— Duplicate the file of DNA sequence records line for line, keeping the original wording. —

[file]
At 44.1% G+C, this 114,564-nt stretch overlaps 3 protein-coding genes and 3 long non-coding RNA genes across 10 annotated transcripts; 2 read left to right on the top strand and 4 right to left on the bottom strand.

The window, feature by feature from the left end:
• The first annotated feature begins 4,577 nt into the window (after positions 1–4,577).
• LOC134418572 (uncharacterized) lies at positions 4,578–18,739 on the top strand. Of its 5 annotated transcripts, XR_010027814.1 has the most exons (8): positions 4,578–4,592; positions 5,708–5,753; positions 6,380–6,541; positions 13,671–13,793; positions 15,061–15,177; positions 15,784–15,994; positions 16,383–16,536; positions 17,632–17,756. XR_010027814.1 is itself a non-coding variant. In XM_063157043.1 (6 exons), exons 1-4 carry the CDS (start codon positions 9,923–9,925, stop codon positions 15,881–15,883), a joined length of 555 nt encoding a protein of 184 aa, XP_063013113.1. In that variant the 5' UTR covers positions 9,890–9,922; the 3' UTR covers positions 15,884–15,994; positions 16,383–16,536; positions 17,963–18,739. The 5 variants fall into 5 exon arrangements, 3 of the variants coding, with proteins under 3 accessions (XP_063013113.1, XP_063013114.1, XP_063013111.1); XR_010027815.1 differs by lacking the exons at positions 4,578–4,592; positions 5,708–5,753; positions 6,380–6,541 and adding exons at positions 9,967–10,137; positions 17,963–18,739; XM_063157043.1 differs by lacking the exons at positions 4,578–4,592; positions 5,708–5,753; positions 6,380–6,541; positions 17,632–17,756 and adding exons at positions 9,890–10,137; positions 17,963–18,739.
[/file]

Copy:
At 44.1% G+C, this 114,564-nt stretch overlaps 3 protein-coding genes and 3 long non-coding RNA genes across 10 annotated transcripts; 2 read left to right on the top strand and 4 right to left on the bottom strand.

The window, feature by feature from the left end:
• The first annotated feature begins 4,577 nt into the window (after positions 1–4,577).
• LOC134418572 (uncharacterized) lies at positions 4,578–18,739 on the top strand. Of its 5 annotated transcripts, XR_010027814.1 has the most exons (8): positions 4,578–4,592; positions 5,708–5,753; positions 6,380–6,541; positions 13,671–13,793; positions 15,061–15,177; positions 15,784–15,994; positions 16,383–16,536; positions 17,632–17,756. XR_010027814.1 is itself a non-coding variant. In XM_063157043.1 (6 exons), exons 1-4 carry the CDS (start codon positions 9,923–9,925, stop codon positions 15,881–15,883), a joined length of 555 nt encoding a protein of 184 aa, XP_063013113.1. In that variant the 5' UTR covers positions 9,890–9,922; the 3' UTR covers positions 15,884–15,994; positions 16,383–16,536; positions 17,963–18,739. The 5 variants fall into 5 exon arrangements, 3 of the variants coding, with proteins under 3 accessions (XP_063013113.1, XP_063013114.1, XP_063013111.1); XR_010027815.1 differs by lacking the exons at positions 4,578–4,592; positions 5,708–5,753; positions 6,380–6,541 and adding exons at positions 9,967–10,137; positions 17,963–18,739; XM_063157043.1 differs by lacking the exons at positions 4,578–4,592; positions 5,708–5,753; positions 6,380–6,541; positions 17,632–17,756 and adding exons at positions 9,890–10,137; positions 17,963–18,739.